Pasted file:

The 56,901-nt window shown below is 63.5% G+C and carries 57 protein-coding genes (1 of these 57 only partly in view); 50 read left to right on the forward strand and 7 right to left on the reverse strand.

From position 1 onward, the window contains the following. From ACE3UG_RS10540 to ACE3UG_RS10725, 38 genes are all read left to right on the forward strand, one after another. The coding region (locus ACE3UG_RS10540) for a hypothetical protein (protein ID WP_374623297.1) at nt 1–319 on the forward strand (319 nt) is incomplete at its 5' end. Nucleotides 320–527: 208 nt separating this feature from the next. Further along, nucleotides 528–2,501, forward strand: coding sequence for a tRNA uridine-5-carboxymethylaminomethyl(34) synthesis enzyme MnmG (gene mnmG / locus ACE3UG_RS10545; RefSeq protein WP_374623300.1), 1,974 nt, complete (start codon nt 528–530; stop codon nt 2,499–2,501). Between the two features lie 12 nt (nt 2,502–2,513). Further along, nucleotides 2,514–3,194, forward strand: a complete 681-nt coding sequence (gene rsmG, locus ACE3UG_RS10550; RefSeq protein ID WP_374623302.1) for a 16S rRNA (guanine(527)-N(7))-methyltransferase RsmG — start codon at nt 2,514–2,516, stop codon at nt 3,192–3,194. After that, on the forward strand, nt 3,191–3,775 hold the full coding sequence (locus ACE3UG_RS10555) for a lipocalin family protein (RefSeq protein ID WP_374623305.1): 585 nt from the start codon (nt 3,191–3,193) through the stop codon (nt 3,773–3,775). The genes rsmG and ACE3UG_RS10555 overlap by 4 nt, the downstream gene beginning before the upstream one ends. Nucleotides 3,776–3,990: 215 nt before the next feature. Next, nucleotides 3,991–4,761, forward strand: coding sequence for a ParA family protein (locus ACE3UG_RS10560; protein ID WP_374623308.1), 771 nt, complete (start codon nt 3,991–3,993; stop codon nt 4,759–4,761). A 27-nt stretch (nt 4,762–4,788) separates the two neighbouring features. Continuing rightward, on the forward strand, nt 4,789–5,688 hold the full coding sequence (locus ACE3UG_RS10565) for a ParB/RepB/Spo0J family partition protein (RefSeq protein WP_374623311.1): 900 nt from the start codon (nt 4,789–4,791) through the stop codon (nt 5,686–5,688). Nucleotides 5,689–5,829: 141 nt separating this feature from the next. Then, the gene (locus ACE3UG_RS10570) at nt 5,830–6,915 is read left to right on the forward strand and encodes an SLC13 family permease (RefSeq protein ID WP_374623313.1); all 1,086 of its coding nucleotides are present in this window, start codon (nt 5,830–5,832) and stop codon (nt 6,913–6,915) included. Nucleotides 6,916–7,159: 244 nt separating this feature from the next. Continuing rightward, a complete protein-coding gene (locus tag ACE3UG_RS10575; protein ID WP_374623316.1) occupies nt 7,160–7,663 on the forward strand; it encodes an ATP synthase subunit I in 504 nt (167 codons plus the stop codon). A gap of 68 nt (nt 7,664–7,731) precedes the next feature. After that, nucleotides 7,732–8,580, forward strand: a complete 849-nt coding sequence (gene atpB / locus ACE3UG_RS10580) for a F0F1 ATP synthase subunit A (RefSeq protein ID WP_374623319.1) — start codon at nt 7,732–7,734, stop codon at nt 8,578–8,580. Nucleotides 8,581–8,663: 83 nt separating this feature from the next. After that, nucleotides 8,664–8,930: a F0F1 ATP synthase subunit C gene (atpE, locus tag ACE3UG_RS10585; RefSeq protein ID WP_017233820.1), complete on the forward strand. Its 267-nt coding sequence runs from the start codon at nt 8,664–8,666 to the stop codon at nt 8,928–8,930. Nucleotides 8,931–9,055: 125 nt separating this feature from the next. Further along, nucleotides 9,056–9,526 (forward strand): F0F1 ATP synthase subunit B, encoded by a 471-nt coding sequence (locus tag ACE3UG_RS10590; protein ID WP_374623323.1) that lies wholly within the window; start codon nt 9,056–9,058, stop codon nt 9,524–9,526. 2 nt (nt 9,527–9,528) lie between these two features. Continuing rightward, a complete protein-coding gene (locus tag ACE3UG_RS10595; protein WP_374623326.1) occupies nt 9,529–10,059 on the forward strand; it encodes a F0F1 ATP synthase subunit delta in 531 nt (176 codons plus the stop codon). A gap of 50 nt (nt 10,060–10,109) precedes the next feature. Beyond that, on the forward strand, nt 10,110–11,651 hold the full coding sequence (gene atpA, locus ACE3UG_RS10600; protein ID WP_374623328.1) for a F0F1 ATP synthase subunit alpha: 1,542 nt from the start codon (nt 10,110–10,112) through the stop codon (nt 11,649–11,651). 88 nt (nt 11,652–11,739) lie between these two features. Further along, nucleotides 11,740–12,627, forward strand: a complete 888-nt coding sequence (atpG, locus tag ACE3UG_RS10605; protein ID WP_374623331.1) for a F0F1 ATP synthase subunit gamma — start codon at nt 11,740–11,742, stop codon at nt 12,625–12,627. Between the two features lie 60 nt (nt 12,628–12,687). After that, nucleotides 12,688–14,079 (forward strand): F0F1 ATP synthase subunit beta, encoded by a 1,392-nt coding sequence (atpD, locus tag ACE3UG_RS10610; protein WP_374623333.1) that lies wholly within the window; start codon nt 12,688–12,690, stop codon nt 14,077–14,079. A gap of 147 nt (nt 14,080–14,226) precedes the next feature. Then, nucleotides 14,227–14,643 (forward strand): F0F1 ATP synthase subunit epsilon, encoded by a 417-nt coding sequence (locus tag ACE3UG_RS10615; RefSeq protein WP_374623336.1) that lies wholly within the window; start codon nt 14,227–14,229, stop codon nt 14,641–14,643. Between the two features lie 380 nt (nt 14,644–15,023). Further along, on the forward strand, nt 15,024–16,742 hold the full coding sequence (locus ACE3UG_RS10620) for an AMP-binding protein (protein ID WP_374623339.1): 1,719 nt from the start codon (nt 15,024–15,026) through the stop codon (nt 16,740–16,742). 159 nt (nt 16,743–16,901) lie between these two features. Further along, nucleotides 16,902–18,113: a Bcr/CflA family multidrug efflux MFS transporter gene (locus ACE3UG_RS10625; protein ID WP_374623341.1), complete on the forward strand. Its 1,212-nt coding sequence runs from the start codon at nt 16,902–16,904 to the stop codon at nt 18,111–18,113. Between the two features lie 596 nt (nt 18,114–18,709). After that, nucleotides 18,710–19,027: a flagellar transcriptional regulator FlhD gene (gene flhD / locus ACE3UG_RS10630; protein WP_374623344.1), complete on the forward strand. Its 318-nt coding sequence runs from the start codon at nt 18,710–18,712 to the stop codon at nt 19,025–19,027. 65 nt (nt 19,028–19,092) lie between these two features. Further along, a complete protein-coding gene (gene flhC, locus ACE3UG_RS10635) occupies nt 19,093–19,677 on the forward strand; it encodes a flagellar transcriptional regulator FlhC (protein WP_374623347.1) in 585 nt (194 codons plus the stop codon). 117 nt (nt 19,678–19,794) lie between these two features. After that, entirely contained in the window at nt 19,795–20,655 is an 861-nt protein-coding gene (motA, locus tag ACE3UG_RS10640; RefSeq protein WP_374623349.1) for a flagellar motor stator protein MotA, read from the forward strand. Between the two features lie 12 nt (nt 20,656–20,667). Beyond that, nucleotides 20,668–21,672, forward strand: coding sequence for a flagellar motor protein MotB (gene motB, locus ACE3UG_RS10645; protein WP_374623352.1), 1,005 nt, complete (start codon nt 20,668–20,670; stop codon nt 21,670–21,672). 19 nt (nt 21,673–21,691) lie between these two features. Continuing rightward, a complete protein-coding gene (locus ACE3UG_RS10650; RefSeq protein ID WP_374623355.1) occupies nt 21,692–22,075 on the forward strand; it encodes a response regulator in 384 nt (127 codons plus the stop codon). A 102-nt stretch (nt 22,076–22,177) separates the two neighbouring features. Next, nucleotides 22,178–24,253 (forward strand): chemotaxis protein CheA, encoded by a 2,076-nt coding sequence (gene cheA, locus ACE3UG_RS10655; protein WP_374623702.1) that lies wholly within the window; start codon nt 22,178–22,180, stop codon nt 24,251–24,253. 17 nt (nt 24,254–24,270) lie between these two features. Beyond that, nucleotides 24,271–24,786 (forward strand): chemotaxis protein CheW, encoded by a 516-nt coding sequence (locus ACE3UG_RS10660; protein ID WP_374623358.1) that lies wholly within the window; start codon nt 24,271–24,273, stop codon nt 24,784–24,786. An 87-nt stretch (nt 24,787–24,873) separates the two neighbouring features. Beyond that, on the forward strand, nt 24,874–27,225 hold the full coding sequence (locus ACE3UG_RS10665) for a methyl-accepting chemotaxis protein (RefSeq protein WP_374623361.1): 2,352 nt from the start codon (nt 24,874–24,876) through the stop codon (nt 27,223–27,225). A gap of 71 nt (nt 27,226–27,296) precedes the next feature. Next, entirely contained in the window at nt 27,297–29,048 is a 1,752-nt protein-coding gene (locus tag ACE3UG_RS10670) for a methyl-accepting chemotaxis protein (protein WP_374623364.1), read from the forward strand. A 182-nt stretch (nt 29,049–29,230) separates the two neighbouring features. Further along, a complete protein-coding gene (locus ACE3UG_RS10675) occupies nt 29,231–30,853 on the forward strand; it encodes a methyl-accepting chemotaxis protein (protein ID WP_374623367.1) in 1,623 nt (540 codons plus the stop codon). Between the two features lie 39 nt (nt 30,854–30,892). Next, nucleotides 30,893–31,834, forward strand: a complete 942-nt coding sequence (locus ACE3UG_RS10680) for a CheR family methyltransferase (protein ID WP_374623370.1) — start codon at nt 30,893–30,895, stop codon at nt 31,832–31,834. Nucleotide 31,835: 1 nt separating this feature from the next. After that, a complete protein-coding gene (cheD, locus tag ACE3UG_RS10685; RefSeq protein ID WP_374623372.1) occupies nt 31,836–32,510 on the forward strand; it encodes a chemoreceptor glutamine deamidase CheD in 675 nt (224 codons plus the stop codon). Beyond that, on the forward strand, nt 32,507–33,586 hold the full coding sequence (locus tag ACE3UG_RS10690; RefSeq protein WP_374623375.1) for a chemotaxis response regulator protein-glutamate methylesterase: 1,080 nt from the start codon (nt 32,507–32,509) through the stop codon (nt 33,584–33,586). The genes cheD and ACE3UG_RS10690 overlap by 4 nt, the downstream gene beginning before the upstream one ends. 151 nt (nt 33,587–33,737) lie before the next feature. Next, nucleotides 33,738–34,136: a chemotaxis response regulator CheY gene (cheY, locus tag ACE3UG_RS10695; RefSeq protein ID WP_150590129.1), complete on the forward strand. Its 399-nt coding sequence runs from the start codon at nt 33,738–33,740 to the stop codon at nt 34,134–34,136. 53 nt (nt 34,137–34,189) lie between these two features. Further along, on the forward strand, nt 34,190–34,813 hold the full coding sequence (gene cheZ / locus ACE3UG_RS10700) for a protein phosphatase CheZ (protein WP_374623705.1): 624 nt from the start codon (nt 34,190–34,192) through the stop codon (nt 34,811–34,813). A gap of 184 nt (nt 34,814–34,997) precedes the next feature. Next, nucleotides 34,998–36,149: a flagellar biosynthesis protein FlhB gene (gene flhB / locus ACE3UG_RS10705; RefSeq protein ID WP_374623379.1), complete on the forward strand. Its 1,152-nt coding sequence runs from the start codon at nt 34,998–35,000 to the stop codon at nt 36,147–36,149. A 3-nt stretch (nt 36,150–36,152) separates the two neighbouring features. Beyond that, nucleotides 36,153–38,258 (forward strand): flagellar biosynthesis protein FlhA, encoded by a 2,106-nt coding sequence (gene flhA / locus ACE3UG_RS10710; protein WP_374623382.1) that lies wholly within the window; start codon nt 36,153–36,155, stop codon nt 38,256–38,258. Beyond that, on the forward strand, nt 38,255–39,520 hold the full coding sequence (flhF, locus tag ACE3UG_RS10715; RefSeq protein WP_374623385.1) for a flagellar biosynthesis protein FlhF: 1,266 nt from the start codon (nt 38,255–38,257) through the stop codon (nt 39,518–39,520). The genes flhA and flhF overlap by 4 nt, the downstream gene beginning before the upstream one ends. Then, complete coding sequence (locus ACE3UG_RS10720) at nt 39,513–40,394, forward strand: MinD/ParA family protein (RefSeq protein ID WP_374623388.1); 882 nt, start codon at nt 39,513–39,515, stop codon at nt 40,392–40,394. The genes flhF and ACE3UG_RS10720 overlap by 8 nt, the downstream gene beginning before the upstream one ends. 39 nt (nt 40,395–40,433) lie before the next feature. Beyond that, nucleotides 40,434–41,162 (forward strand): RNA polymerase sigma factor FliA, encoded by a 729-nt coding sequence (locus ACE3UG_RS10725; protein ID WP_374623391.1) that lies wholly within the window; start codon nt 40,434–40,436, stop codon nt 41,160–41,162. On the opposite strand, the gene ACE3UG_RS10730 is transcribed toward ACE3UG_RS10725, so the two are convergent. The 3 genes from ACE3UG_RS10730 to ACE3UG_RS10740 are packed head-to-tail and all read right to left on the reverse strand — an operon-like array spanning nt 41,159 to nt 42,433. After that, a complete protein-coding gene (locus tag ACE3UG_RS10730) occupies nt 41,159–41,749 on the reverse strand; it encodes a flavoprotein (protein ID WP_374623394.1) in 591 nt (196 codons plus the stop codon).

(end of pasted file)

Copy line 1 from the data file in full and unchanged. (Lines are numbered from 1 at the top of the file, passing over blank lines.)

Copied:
The 56,901-nt window shown below is 63.5% G+C and carries 57 protein-coding genes (1 of these 57 only partly in view); 50 read left to right on the forward strand and 7 right to left on the reverse strand.